Nearly 100 people booked places at a keynote property convention held by Portsmouth Property Association (PPA).The annual event, in association with Portsmouth City Council, took place on Wednesday, March 20, at Langstone Technology Park, Havant, from 8.30am to 2.30pm.
PPA chairman Barry King, a legal executive with regional law firm Glanvilles LLP, said: “This is always a welcome opportunity to hear from a range of highly knowledgeable speakers on a range of property issues – the fact that the Chancellor of the Exchequer delivers his Budget on the day will add timely resonance to what is being discussed.”He added: “The construction industry could well do with a shot-in-the-arm following the latest official government figures. These show that output in the UK fell by 10.2% between last November and this January because of a lack of new-build projects.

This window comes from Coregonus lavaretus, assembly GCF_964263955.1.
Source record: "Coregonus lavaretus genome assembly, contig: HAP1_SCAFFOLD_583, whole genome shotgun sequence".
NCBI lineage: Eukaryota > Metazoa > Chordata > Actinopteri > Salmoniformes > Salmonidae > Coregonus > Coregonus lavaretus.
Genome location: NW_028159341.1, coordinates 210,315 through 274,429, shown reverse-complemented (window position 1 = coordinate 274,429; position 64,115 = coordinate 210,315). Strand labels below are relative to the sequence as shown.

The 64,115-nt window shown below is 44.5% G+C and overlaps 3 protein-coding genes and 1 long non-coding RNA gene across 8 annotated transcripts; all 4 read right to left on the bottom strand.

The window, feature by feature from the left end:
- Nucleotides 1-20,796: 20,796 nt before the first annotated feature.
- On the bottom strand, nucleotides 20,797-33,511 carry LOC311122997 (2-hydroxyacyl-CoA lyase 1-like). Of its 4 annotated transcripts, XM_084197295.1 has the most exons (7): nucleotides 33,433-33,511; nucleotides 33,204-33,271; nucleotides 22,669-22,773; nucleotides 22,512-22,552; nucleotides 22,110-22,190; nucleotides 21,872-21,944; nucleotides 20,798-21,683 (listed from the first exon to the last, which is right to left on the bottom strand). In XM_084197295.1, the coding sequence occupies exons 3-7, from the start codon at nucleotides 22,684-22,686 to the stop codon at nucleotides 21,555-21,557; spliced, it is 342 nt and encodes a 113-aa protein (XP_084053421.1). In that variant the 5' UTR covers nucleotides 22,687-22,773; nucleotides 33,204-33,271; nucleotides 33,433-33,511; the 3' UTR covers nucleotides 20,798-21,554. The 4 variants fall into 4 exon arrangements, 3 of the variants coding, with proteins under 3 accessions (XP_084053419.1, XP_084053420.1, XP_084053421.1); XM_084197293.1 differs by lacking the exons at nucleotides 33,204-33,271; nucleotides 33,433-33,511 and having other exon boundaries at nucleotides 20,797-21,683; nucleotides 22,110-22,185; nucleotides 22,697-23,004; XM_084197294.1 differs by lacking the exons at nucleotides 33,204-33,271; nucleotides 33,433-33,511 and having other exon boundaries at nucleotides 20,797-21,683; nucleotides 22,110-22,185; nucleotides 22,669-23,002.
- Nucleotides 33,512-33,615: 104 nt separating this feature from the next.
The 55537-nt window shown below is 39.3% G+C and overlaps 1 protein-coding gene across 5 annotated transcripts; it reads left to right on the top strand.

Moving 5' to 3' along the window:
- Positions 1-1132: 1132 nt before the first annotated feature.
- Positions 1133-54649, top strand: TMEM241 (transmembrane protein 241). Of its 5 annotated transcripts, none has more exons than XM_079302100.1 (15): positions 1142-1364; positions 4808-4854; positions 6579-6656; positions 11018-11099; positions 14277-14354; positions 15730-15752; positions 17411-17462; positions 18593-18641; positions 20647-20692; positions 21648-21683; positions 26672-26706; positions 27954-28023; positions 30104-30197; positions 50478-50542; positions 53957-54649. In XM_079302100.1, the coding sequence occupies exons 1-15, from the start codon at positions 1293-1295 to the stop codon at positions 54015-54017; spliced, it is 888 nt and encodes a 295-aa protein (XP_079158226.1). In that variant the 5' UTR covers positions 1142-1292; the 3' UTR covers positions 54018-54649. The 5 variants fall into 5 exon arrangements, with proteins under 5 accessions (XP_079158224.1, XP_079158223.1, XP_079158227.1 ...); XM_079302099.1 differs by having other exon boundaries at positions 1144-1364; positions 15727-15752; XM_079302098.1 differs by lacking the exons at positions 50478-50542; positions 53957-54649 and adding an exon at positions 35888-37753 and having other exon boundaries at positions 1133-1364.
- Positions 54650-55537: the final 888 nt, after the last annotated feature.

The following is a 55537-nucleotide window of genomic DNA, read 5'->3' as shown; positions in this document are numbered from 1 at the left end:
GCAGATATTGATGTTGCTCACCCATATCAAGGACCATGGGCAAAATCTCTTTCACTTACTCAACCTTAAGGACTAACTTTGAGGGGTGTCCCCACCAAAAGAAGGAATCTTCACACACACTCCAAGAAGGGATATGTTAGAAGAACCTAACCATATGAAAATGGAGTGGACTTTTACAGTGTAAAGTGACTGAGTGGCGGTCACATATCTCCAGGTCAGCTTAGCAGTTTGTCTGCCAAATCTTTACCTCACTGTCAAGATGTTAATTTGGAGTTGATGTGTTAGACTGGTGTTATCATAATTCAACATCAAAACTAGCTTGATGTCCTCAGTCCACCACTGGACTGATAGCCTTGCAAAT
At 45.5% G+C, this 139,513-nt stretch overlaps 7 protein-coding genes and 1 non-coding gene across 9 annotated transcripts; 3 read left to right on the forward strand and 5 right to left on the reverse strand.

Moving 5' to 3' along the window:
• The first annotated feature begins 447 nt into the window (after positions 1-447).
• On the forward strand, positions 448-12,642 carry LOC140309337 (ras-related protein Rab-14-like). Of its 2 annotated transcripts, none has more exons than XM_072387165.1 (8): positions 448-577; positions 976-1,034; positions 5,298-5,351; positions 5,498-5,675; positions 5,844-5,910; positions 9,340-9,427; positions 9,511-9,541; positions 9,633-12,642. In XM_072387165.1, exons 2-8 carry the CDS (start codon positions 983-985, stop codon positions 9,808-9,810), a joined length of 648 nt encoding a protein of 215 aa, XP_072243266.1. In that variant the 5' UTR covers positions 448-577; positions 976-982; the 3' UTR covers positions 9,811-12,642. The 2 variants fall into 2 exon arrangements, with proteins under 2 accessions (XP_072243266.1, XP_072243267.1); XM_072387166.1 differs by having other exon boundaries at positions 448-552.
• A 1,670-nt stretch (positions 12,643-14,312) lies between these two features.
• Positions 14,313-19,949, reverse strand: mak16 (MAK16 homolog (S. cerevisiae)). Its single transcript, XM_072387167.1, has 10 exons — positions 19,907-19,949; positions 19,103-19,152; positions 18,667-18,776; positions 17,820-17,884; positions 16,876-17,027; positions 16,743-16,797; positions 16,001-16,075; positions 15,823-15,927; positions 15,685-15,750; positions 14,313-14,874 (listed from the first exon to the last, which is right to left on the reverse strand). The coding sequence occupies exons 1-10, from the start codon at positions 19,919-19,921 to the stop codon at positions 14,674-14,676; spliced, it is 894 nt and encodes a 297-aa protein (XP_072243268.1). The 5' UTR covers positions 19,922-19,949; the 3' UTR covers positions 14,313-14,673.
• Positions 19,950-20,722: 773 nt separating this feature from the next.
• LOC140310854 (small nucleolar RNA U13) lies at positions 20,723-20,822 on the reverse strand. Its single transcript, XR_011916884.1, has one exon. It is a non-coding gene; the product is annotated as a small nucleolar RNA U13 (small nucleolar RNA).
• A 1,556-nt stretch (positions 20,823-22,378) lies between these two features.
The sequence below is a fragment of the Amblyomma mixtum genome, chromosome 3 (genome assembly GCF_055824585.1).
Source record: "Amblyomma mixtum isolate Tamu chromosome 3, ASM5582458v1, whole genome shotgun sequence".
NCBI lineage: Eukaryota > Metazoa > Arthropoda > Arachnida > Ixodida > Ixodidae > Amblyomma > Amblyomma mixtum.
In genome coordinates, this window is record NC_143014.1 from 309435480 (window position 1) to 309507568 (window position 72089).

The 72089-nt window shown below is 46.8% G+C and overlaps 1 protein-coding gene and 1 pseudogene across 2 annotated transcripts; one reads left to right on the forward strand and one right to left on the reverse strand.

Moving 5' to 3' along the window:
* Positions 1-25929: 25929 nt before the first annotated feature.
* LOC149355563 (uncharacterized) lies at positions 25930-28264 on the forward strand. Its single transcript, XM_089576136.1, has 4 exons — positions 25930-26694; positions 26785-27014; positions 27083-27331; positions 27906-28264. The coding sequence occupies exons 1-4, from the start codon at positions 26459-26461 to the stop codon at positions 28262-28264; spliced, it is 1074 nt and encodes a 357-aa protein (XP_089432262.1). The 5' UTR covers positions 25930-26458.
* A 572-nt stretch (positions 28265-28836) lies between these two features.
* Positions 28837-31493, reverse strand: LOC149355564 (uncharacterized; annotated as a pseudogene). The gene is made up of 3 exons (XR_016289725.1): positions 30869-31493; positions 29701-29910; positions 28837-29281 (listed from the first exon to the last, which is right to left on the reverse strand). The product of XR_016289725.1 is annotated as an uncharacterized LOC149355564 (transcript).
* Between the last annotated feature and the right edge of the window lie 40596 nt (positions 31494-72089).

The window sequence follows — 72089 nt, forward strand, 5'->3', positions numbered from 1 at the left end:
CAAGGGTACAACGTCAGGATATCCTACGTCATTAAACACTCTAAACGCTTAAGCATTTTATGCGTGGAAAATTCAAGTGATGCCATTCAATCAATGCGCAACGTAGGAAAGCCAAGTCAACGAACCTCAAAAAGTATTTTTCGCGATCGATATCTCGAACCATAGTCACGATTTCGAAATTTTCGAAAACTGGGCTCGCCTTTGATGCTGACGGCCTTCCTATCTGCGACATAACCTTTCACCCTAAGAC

“Fasset, which operates Langstone Technology Park, is sponsoring the event, which counts towards 3.5 hours of continuing professional development – CPD as it is known – and includes a question-and-answer session.Topics include the £1 billion investment vision for the city of Portsmouth, along with latest planning and building controls, legal matters, lending issues and regulations.”
Gary Jeffries, the managing director of regional commercial property consultancy Hughes Ellard, will also update PPA members on the Solent Local Enterprise Partnership.With 140 members and dating back to 1920, the PPA is the main voice for property-related professionals in and around Portsmouth.
Members include estate, lettings and property management agents, commercial property agents, chartered surveyors, solicitors and bankers.
PPA members must comply to a strict code of conduct, with emphasis on quality of service, local knowledge and expertise.